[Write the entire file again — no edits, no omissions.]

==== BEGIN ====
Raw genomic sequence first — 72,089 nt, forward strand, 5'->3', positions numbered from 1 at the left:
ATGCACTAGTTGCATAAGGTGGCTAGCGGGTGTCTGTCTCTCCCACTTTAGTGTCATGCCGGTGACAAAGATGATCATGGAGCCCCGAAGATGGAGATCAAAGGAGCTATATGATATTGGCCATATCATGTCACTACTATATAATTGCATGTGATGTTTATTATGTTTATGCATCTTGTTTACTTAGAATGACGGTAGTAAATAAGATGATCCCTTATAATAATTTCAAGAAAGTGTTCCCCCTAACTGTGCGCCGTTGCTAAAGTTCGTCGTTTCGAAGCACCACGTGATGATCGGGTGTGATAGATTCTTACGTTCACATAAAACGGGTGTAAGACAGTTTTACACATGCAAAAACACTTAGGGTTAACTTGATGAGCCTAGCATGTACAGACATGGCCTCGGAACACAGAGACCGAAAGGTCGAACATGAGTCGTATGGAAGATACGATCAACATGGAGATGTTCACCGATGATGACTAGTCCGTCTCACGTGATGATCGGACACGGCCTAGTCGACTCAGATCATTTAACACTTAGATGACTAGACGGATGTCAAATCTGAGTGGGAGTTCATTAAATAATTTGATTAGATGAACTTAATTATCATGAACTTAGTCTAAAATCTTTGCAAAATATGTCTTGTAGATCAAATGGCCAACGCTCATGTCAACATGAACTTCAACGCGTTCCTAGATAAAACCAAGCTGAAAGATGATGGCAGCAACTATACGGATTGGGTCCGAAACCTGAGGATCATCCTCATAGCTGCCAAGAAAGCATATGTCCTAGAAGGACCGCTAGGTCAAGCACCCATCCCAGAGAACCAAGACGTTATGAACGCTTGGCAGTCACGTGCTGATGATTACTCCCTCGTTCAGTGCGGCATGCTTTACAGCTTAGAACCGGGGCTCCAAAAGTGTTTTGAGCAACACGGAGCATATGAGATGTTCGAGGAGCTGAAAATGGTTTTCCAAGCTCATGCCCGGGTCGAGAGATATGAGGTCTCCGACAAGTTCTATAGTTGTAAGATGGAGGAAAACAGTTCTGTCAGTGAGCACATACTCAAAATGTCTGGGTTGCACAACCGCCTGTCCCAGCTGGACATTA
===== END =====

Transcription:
Raw genomic sequence first — 72,089 nt, forward strand, 5'->3', positions numbered from 1 at the left:
ATGCACTAGTTGCATAAGGTGGCTAGCGGGTGTCTGTCTCTCCCACTTTAGTGTCATGCCGGTGACAAAGATGATCATGGAGCCCCGAAGATGGAGATCAAAGGAGCTATATGATATTGGCCATATCATGTCACTACTATATAATTGCATGTGATGTTTATTATGTTTATGCATCTTGTTTACTTAGAATGACGGTAGTAAATAAGATGATCCCTTATAATAATTTCAAGAAAGTGTTCCCCCTAACTGTGCGCCGTTGCTAAAGTTCGTCGTTTCGAAGCACCACGTGATGATCGGGTGTGATAGATTCTTACGTTCACATAAAACGGGTGTAAGACAGTTTTACACATGCAAAAACACTTAGGGTTAACTTGATGAGCCTAGCATGTACAGACATGGCCTCGGAACACAGAGACCGAAAGGTCGAACATGAGTCGTATGGAAGATACGATCAACATGGAGATGTTCACCGATGATGACTAGTCCGTCTCACGTGATGATCGGACACGGCCTAGTCGACTCAGATCATTTAACACTTAGATGACTAGACGGATGTCAAATCTGAGTGGGAGTTCATTAAATAATTTGATTAGATGAACTTAATTATCATGAACTTAGTCTAAAATCTTTGCAAAATATGTCTTGTAGATCAAATGGCCAACGCTCATGTCAACATGAACTTCAACGCGTTCCTAGATAAAACCAAGCTGAAAGATGATGGCAGCAACTATACGGATTGGGTCCGAAACCTGAGGATCATCCTCATAGCTGCCAAGAAAGCATATGTCCTAGAAGGACCGCTAGGTCAAGCACCCATCCCAGAGAACCAAGACGTTATGAACGCTTGGCAGTCACGTGCTGATGATTACTCCCTCGTTCAGTGCGGCATGCTTTACAGCTTAGAACCGGGGCTCCAAAAGTGTTTTGAGCAACACGGAGCATATGAGATGTTCGAGGAGCTGAAAATGGTTTTCCAAGCTCATGCCCGGGTCGAGAGATATGAGGTCTCCGACAAGTTCTATAGTTGTAAGATGGAGGAAAACAGTTCTGTCAGTGAGCACATACTCAAAATGTCTGGGTTGCACAACCGCCTGTCCCAGCTGGACATTA